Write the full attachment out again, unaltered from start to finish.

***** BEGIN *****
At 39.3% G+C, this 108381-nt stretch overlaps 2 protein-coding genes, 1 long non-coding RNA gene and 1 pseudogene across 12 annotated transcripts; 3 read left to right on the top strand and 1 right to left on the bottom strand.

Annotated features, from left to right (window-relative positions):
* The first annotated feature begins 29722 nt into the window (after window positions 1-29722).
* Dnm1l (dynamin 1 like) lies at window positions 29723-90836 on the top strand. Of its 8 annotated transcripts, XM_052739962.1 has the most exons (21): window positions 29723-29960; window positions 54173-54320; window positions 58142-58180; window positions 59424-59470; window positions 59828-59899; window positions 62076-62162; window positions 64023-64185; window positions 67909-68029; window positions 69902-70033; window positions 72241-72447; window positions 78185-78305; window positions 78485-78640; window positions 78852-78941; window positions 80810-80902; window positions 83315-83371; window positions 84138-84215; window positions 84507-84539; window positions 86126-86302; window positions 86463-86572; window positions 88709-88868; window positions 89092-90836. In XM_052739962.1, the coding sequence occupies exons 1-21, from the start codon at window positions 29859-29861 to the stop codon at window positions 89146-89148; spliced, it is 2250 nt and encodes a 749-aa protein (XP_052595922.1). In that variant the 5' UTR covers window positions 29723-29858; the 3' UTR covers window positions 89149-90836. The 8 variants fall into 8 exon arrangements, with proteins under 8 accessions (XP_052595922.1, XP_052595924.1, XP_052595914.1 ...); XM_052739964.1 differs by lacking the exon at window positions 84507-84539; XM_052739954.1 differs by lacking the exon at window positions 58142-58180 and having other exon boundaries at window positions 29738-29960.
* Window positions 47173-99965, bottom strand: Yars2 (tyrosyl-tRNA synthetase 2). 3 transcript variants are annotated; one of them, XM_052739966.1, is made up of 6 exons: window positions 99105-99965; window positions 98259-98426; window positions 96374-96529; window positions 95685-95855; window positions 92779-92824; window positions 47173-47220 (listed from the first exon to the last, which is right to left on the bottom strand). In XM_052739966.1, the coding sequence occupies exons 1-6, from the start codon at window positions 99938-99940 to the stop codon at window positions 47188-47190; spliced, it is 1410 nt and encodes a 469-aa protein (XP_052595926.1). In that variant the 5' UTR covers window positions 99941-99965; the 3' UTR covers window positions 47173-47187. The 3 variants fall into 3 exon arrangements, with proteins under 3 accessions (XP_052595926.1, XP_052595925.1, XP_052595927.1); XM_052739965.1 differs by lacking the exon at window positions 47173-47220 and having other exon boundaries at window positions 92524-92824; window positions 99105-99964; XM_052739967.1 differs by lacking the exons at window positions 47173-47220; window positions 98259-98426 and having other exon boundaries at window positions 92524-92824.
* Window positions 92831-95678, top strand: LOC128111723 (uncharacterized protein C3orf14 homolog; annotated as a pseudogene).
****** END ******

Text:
At 39.3% G+C, this 108381-nt stretch overlaps 2 protein-coding genes, 1 long non-coding RNA gene and 1 pseudogene across 12 annotated transcripts; 3 read left to right on the top strand and 1 right to left on the bottom strand.

Annotated features, from left to right (window-relative positions):
* The first annotated feature begins 29722 nt into the window (after window positions 1-29722).
* Dnm1l (dynamin 1 like) lies at window positions 29723-90836 on the top strand. Of its 8 annotated transcripts, XM_052739962.1 has the most exons (21): window positions 29723-29960; window positions 54173-54320; window positions 58142-58180; window positions 59424-59470; window positions 59828-59899; window positions 62076-62162; window positions 64023-64185; window positions 67909-68029; window positions 69902-70033; window positions 72241-72447; window positions 78185-78305; window positions 78485-78640; window positions 78852-78941; window positions 80810-80902; window positions 83315-83371; window positions 84138-84215; window positions 84507-84539; window positions 86126-86302; window positions 86463-86572; window positions 88709-88868; window positions 89092-90836. In XM_052739962.1, the coding sequence occupies exons 1-21, from the start codon at window positions 29859-29861 to the stop codon at window positions 89146-89148; spliced, it is 2250 nt and encodes a 749-aa protein (XP_052595922.1). In that variant the 5' UTR covers window positions 29723-29858; the 3' UTR covers window positions 89149-90836. The 8 variants fall into 8 exon arrangements, with proteins under 8 accessions (XP_052595922.1, XP_052595924.1, XP_052595914.1 ...); XM_052739964.1 differs by lacking the exon at window positions 84507-84539; XM_052739954.1 differs by lacking the exon at window positions 58142-58180 and having other exon boundaries at window positions 29738-29960.
* Window positions 47173-99965, bottom strand: Yars2 (tyrosyl-tRNA synthetase 2). 3 transcript variants are annotated; one of them, XM_052739966.1, is made up of 6 exons: window positions 99105-99965; window positions 98259-98426; window positions 96374-96529; window positions 95685-95855; window positions 92779-92824; window positions 47173-47220 (listed from the first exon to the last, which is right to left on the bottom strand). In XM_052739966.1, the coding sequence occupies exons 1-6, from the start codon at window positions 99938-99940 to the stop codon at window positions 47188-47190; spliced, it is 1410 nt and encodes a 469-aa protein (XP_052595926.1). In that variant the 5' UTR covers window positions 99941-99965; the 3' UTR covers window positions 47173-47187. The 3 variants fall into 3 exon arrangements, with proteins under 3 accessions (XP_052595926.1, XP_052595925.1, XP_052595927.1); XM_052739965.1 differs by lacking the exon at window positions 47173-47220 and having other exon boundaries at window positions 92524-92824; window positions 99105-99964; XM_052739967.1 differs by lacking the exons at window positions 47173-47220; window positions 98259-98426 and having other exon boundaries at window positions 92524-92824.
* Window positions 92831-95678, top strand: LOC128111723 (uncharacterized protein C3orf14 homolog; annotated as a pseudogene).